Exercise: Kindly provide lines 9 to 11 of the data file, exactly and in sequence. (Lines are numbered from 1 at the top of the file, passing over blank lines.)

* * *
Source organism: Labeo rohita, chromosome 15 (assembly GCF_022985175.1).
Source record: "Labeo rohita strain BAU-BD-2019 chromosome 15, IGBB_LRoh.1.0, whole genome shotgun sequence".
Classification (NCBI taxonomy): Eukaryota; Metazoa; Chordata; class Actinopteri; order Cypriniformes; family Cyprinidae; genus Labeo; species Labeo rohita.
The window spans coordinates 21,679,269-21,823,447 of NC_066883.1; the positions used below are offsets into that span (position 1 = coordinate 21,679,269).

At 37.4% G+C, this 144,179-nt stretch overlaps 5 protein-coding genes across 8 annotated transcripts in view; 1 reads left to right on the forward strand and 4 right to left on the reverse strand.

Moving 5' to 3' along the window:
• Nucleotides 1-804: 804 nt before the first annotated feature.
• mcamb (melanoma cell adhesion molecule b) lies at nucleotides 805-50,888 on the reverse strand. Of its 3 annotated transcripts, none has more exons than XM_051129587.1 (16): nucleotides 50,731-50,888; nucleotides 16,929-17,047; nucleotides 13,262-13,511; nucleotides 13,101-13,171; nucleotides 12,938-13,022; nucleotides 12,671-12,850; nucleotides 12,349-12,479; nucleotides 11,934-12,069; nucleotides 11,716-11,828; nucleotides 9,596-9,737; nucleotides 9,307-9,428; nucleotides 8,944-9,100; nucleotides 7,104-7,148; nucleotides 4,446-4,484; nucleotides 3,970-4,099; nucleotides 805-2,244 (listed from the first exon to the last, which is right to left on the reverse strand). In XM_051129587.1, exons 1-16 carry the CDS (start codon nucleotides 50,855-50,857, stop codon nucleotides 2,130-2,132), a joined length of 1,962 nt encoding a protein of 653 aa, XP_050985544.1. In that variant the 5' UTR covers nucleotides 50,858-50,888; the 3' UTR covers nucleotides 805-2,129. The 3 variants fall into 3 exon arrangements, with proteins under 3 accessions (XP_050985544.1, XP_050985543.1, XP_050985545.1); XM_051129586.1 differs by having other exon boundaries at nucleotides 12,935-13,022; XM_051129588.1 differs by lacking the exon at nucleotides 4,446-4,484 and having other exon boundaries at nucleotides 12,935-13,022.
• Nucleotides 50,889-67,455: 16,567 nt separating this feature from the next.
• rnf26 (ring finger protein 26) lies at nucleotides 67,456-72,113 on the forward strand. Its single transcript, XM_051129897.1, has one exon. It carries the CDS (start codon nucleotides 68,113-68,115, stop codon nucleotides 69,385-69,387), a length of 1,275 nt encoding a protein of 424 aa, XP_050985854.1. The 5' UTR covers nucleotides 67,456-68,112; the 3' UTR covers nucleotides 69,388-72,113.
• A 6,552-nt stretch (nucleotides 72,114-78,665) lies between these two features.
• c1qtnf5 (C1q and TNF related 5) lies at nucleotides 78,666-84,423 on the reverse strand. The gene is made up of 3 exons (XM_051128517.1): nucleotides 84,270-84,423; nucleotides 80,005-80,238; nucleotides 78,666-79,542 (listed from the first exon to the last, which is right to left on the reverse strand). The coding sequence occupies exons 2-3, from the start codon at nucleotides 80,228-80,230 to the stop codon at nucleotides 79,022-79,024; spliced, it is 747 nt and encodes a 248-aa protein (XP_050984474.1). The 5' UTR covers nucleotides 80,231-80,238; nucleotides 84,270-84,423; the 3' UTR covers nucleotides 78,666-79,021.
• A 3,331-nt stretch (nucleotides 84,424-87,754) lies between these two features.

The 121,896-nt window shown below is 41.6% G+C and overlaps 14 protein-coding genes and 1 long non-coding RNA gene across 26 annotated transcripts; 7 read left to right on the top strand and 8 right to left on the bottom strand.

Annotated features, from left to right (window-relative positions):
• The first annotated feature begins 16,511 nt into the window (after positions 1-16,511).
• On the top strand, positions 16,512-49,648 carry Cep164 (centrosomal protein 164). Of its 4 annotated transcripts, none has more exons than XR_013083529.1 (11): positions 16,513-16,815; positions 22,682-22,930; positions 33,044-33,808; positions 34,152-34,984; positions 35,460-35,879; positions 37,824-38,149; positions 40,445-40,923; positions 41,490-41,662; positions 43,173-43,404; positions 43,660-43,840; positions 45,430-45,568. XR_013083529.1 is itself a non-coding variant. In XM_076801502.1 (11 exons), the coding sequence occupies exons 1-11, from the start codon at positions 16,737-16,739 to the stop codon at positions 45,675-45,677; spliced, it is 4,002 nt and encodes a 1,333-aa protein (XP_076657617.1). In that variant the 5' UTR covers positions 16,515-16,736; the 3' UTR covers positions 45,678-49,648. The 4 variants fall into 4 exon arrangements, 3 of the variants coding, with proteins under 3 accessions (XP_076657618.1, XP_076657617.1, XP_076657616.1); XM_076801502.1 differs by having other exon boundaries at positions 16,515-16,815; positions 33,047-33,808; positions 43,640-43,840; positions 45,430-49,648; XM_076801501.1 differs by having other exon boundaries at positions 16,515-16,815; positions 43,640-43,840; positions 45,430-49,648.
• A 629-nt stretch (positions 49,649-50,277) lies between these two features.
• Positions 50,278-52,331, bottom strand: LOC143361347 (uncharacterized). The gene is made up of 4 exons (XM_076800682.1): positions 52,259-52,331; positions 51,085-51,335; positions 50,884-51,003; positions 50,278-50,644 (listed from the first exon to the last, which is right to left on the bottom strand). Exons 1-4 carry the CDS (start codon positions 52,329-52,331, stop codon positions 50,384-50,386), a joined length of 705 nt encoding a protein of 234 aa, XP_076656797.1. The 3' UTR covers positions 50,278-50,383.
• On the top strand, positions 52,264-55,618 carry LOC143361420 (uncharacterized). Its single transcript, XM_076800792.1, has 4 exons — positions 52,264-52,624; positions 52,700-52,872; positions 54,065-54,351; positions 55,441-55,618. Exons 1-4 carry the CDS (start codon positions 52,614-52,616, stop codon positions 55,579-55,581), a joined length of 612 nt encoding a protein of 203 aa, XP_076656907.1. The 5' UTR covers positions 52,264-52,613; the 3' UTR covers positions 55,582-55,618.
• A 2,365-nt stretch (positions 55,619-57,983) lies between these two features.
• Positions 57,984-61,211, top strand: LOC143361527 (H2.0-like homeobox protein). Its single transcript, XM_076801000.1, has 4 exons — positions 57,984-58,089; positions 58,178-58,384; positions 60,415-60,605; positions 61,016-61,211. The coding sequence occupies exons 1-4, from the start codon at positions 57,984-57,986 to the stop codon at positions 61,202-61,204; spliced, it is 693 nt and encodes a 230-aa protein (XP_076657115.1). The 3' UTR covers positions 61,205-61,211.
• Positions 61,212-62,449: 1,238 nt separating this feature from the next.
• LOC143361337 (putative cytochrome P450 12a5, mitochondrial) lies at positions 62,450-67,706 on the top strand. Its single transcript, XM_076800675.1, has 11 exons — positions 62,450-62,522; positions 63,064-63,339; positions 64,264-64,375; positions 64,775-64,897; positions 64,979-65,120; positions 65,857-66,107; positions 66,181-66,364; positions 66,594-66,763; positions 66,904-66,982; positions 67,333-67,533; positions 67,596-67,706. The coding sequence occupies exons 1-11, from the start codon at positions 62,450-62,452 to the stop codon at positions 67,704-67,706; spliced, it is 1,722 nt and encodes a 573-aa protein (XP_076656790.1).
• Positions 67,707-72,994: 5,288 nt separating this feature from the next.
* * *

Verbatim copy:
• Nucleotides 50,889-67,455: 16,567 nt separating this feature from the next.
• rnf26 (ring finger protein 26) lies at nucleotides 67,456-72,113 on the forward strand. Its single transcript, XM_051129897.1, has one exon. It carries the CDS (start codon nucleotides 68,113-68,115, stop codon nucleotides 69,385-69,387), a length of 1,275 nt encoding a protein of 424 aa, XP_050985854.1. The 5' UTR covers nucleotides 67,456-68,112; the 3' UTR covers nucleotides 69,388-72,113.
• A 6,552-nt stretch (nucleotides 72,114-78,665) lies between these two features.